Gas prices make softball away game trips for 18-year-old Idaho twins too costly
Jennifer Liebrum’s family have had to cut back on driving long distances across Idaho, meaning softball away games for 18-year-old twins Devon and Gracie are in the rearview mirror
Jennifer Liebrum, 56, from Bellevue, Idaho, who works with special needs children, and husband Tyler Peterson, 51, a farrier, used to enjoy driving their twin 18-year-old daughters Devon and Gracie around the region for softball matches.
The sporting vacation trips came to an end when the cost of a full gas tank shot up from $70 to $160. Their household income is $50,000-$100,000.
‘They canceled the team, because we’re not the only ones in the predicament,’ said Liebrum.
An SUV now idles in the driveway. The family increasingly gets around by walking and cycling in an effort to ‘get through this crunch’, she added.
Groceries used to cost $100 a week, but a recent haul of two days’ supplies was $170 — prices that left Liebrum feeling like she was ‘going to a jewelry store’.
Even driving 60 miles to the nearest Costco to load up on more affordable produce stopped making sense due to gas prices.
‘We’re considering getting chickens again, which I hate,’ she joked.
‘We’ve been getting ready to launch two girls into life. And now those savings are for survival.’
They are the sixth generation to live in the valley and ‘part of the pioneer group that established this place’, said Liebrum.
Billionaires like Elon Musk, Jeff Bezos and Bill Gates descend on the area in private jets each year for the nearby Sun Valley Conference, a networking extravaganza for tech and media moguls.
Once-a-month filet mignon treats are out for New Jersey family
Thomas Crowell’s New Jersey family is struggling with inflation and the couple’s retirement plans have been pushed back, but the wedding of son Connor, 25, at the end of the year is a highlight on the calendar
Thomas Crowell, 58, a benefit consultant from Forked River, New Jersey, says he has ‘cut back on splurges’ like the tasty filet mignon stakes he and wife Chris, 57, an administrative manager, used to savor each month.
Even by avoiding meat and poultry, weekly grocery bills of $250 have risen to ‘well over’ $300 and filling the gas tank has shot up from $45 to $70, said Crowell. The household income is between $100,000-$150,000.
Their son Jack, 21, lives at home, but Connor, 25, moved to Nashville, Tennessee, and is getting married later this year.
The Florida and Caribbean holidays the family previously enjoyed are in the rearview mirror.
‘We would go out to mom-and-pop restaurants three times a week, we’ve cut back on that,’ said Crowell.
Worse still, the couple’s retirement savings have been ‘eaten away’ as stock values are ‘demolished’, said Crowell.
‘We do not know how long or deep this recession will be,’ he said.
‘When’s it going to be possible for us to retire?’
The country is ‘paying the price’ for overspending early on in the Biden administration, he added.
California couple switch European vacations for relatives on East Coast
Megan Aaron, 36, has been struggling with gas, food and daycare costs for daughter Harper, two, but says the family is still ‘lucky’ to be able to make their rent and put food on the table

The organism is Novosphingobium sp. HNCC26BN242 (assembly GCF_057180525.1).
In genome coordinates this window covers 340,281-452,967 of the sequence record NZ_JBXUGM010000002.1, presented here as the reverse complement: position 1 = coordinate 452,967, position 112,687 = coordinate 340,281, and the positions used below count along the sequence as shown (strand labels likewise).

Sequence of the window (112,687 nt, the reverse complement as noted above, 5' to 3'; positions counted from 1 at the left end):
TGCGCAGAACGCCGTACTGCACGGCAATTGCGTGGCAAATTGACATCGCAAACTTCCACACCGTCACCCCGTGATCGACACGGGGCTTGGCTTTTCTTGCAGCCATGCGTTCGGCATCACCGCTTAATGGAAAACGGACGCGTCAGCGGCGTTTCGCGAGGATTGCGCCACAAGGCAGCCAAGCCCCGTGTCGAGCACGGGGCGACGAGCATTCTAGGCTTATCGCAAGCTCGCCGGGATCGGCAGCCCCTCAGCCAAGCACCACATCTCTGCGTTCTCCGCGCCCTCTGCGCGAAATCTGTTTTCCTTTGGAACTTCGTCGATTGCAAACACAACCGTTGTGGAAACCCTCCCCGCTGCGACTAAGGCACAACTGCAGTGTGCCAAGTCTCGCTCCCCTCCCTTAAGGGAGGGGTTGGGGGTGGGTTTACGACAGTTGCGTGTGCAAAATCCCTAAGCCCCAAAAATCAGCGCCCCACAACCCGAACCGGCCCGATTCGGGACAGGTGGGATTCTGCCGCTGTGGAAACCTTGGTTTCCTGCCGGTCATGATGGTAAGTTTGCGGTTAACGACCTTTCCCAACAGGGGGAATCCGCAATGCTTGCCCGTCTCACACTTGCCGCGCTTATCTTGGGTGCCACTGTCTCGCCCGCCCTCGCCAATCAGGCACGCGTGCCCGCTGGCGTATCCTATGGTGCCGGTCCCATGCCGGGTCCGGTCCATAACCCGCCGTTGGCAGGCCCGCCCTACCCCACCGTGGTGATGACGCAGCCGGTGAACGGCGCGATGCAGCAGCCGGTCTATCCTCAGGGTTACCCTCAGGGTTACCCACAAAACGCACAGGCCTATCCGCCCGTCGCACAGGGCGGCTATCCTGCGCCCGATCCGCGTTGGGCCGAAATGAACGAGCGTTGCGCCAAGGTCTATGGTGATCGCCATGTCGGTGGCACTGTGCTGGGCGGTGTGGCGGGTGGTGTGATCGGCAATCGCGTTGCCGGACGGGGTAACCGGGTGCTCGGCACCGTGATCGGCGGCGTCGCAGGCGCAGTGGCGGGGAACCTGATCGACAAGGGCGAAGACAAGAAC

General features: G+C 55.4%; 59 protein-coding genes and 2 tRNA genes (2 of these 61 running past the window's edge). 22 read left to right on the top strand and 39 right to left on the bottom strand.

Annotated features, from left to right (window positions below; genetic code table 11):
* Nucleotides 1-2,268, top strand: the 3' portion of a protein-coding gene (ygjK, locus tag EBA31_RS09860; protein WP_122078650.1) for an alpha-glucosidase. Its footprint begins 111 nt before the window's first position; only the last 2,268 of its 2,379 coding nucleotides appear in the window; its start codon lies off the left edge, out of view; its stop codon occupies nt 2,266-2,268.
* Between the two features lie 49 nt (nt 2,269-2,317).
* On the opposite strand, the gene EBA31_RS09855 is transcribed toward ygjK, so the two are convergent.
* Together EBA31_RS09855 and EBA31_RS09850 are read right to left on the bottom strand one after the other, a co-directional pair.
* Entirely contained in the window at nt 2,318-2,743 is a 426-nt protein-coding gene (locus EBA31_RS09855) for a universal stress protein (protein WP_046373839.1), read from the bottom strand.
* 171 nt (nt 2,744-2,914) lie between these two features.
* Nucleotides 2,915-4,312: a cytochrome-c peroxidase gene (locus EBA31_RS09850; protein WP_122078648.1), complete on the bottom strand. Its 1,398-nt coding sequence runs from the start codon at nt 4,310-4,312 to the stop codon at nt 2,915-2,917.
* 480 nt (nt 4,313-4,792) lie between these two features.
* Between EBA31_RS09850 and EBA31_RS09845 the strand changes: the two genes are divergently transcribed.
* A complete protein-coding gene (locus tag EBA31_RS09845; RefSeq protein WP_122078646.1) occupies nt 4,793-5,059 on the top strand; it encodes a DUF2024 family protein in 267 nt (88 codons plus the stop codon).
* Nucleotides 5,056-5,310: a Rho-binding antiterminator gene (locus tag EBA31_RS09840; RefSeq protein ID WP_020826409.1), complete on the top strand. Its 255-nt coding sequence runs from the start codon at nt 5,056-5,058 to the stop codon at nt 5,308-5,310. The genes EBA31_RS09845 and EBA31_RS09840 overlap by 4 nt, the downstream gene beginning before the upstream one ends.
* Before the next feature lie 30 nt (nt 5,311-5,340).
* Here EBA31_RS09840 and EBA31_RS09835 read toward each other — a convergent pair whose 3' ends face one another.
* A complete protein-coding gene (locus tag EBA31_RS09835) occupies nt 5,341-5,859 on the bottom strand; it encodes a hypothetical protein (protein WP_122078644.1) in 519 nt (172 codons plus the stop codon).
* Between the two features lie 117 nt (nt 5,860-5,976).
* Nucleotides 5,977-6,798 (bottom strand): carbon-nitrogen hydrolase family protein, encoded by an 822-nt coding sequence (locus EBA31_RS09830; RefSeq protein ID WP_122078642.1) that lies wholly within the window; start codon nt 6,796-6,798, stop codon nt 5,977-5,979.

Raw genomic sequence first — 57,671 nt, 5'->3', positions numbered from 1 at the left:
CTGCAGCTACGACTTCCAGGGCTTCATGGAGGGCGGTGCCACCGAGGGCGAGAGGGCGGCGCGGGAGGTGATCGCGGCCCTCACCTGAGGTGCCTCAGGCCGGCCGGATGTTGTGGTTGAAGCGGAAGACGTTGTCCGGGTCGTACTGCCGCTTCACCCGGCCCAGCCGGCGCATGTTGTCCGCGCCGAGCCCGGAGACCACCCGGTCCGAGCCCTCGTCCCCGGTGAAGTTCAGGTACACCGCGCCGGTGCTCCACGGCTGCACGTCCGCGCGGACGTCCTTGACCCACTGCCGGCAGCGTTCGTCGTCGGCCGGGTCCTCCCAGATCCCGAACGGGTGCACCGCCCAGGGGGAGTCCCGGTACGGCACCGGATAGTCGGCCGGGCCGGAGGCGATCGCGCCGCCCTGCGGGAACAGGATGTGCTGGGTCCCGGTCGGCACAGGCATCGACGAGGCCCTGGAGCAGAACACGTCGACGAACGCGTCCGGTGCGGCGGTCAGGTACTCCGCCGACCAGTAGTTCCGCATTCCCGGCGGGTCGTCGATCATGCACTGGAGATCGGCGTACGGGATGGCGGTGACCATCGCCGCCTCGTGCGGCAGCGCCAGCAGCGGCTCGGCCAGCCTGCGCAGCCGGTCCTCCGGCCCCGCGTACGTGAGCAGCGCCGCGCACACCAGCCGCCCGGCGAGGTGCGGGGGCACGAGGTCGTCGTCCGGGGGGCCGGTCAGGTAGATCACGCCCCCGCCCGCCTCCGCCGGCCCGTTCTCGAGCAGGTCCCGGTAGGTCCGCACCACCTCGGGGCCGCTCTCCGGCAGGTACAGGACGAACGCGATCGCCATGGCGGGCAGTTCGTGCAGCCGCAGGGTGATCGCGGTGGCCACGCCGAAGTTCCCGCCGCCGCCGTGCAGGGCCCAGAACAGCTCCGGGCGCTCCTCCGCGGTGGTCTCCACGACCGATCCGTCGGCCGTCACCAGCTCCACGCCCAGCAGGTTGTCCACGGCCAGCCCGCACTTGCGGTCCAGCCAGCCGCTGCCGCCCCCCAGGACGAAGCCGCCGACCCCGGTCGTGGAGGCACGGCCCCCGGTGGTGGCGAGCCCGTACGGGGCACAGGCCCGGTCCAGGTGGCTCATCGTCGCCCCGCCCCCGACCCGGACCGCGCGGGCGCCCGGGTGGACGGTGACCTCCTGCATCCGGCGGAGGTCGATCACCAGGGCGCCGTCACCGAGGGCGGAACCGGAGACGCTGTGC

Megan Aaron, 36, a theater worker from Los Angeles, California, husband Tim, 43, a paralegal, and daughter Harper, two, did not have expensive vacations in Spain or Mexico this year.
Instead, the family holiday was to a relative’s home in Massachusetts.
Weekly grocery bills shot up from $170 to $220 and gas prices in California are among the highest in the country.
Daycare for Harper at $1,400 per month takes a big bite out of the $100,000-$150,000 household income.
To make ends meet, Aaron is more careful about using up leftovers. She visits her hairstylist less often and has reverted to her natural brunette locks without highlights to save cash.
‘It has been really challenging,’ said Aaron.
‘Cutting out the luxury things that we just can’t do anymore.’
Downsizing to one car has been ‘logistically challenging’, she added, but the bigger problem is how the unstable economy makes it tougher to buy a home and plan for the future.
‘We’re very lucky that we’re able to afford our rents, daycare and the big expenses. We’re not in fear of being homeless or not being able to put food on the table,’ she said.
‘But it does make our lives a little more uncomfortable.’
Pizza parlor trips nixed as Maryland family hunker down for months of belt-tightening
Summer camp was canceled this year for 11-year-old twins Daniella and Natalya Neubauer and their family. Instead of throwing off overseas for a summer vacation, the Neubauers spent a week at the Delaware shore
Family outings to the pizza parlor were the first casualty of the financial crunch for Sigurd Neubauer, 41, an online publisher from Maryland, his wife Hannah, 45, a doctor, their 11-year-old twins Daniella and Natalya and son, Cyrus, four.
The twins have to skip summer camp this year as prices have ‘skyrocketed through the roof’, said Neubauer. The household income is $100,000-$150,000.
Average camp costs have more than doubled to $178 a day from about $76 last year — putting them out of reach for many Americans.
International travel was off this year, and the summer vacation was a week spent on Delaware’s beaches.
The dad-of-three is skipping his morning visits to Starbucks and is brewing coffee at home instead.
Mum and dad both drive hybrid cars, meaning a full tank rose only from about $25 to $40.
While cutting back on restaurants, the family has focused on healthy activities like tennis and swimming.
‘This economy is going to be with us for a long time,’ said Neubauer.
He blames inflation on geopolitics and global food price hikes and other ‘structural problems that every American president would have to deal with’.